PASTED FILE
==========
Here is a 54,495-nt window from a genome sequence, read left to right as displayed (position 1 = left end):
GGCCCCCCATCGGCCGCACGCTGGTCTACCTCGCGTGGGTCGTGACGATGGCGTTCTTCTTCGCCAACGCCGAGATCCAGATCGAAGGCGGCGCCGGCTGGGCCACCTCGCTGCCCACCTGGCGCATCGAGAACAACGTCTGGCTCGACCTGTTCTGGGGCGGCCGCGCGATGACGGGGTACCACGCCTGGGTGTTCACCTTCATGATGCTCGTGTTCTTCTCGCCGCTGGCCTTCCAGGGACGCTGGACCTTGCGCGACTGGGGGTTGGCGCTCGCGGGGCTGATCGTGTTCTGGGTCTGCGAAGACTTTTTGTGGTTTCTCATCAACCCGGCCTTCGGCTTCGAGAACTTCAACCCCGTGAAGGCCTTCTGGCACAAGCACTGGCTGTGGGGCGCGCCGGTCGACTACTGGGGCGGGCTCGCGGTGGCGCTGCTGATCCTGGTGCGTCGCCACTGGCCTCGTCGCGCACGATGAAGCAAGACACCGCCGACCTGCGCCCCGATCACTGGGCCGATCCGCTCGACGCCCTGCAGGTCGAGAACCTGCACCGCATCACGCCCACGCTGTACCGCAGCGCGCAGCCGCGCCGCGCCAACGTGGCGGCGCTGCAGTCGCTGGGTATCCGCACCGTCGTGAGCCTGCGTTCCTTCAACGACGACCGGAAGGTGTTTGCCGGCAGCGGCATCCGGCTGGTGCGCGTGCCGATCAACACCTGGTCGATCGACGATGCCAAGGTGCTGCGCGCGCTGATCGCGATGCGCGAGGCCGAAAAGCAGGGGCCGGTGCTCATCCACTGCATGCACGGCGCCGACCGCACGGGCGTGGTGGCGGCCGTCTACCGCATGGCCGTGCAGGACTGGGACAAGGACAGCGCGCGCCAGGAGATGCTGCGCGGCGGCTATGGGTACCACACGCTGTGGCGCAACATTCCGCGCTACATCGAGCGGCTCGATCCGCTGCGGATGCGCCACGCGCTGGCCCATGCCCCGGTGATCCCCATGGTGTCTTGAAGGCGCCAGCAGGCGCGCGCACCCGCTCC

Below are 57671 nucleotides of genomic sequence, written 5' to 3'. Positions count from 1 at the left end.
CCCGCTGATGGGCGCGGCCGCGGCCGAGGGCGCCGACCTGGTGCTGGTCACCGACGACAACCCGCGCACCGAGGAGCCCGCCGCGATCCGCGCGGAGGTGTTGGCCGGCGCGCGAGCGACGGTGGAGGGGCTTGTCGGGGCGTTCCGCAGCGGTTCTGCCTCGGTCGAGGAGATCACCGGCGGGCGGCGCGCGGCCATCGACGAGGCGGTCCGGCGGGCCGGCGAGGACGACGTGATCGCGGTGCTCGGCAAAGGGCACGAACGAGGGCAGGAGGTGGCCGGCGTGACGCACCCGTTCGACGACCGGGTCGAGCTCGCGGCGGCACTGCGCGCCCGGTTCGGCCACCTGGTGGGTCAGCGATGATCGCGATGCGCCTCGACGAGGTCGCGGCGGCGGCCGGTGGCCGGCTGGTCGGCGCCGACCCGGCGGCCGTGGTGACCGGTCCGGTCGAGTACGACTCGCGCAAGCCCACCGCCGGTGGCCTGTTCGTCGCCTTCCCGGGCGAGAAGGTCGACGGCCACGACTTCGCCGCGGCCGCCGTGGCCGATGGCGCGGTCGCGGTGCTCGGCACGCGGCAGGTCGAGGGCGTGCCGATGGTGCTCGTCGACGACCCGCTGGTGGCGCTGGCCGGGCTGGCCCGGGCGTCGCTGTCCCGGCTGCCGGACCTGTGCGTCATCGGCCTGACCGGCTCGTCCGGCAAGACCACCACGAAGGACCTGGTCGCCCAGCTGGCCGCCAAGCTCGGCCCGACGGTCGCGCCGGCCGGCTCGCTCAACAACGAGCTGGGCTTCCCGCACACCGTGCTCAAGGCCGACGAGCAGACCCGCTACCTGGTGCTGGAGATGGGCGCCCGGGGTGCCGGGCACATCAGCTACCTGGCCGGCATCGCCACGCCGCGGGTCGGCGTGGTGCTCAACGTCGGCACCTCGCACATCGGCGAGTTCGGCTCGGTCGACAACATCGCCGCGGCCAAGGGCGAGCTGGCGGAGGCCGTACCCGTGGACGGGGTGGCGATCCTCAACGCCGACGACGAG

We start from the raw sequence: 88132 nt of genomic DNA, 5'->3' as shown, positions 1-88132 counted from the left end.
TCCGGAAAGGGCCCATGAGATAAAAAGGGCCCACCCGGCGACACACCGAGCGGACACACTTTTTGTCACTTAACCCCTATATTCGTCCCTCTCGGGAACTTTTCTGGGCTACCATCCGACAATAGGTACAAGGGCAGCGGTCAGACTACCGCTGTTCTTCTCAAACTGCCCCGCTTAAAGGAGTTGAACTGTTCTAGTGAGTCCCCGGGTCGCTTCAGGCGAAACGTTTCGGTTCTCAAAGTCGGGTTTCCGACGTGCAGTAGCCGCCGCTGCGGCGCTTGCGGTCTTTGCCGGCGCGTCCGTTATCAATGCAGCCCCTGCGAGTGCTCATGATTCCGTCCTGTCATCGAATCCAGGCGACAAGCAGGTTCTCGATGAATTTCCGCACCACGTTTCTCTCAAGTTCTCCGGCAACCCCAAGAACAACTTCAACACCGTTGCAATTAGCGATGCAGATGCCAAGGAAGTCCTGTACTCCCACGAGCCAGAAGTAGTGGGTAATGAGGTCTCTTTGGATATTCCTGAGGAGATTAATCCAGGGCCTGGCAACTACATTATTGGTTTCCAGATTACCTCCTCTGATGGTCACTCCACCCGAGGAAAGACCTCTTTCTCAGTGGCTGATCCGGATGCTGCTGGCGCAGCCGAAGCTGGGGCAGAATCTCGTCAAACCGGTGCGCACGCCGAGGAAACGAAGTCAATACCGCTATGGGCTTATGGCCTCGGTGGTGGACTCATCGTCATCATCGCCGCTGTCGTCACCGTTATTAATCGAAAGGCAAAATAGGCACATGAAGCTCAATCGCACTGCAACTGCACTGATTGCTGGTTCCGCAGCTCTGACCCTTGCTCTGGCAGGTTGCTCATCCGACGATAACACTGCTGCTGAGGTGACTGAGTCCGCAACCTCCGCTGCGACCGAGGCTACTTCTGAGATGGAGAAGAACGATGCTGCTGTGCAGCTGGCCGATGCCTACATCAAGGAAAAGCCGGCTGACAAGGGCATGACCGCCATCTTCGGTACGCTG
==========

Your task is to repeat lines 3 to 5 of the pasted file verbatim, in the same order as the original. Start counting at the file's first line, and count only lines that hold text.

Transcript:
Below are 57671 nucleotides of genomic sequence, written 5' to 3'. Positions count from 1 at the left end.
CCCGCTGATGGGCGCGGCCGCGGCCGAGGGCGCCGACCTGGTGCTGGTCACCGACGACAACCCGCGCACCGAGGAGCCCGCCGCGATCCGCGCGGAGGTGTTGGCCGGCGCGCGAGCGACGGTGGAGGGGCTTGTCGGGGCGTTCCGCAGCGGTTCTGCCTCGGTCGAGGAGATCACCGGCGGGCGGCGCGCGGCCATCGACGAGGCGGTCCGGCGGGCCGGCGAGGACGACGTGATCGCGGTGCTCGGCAAAGGGCACGAACGAGGGCAGGAGGTGGCCGGCGTGACGCACCCGTTCGACGACCGGGTCGAGCTCGCGGCGGCACTGCGCGCCCGGTTCGGCCACCTGGTGGGTCAGCGATGATCGCGATGCGCCTCGACGAGGTCGCGGCGGCGGCCGGTGGCCGGCTGGTCGGCGCCGACCCGGCGGCCGTGGTGACCGGTCCGGTCGAGTACGACTCGCGCAAGCCCACCGCCGGTGGCCTGTTCGTCGCCTTCCCGGGCGAGAAGGTCGACGGCCACGACTTCGCCGCGGCCGCCGTGGCCGATGGCGCGGTCGCGGTGCTCGGCACGCGGCAGGTCGAGGGCGTGCCGATGGTGCTCGTCGACGACCCGCTGGTGGCGCTGGCCGGGCTGGCCCGGGCGTCGCTGTCCCGGCTGCCGGACCTGTGCGTCATCGGCCTGACCGGCTCGTCCGGCAAGACCACCACGAAGGACCTGGTCGCCCAGCTGGCCGCCAAGCTCGGCCCGACGGTCGCGCCGGCCGGCTCGCTCAACAACGAGCTGGGCTTCCCGCACACCGTGCTCAAGGCCGACGAGCAGACCCGCTACCTGGTGCTGGAGATGGGCGCCCGGGGTGCCGGGCACATCAGCTACCTGGCCGGCATCGCCACGCCGCGGGTCGGCGTGGTGCTCAACGTCGGCACCTCGCACATCGGCGAGTTCGGCTCGGTCGACAACATCGCCGCGGCCAAGGGCGAGCTGGCGGAGGCCGTACCCGTGGACGGGGTGGCGATCCTCAACGCCGACGACGAG

We start from the raw sequence: 88132 nt of genomic DNA, 5'->3' as shown, positions 1-88132 counted from the left end.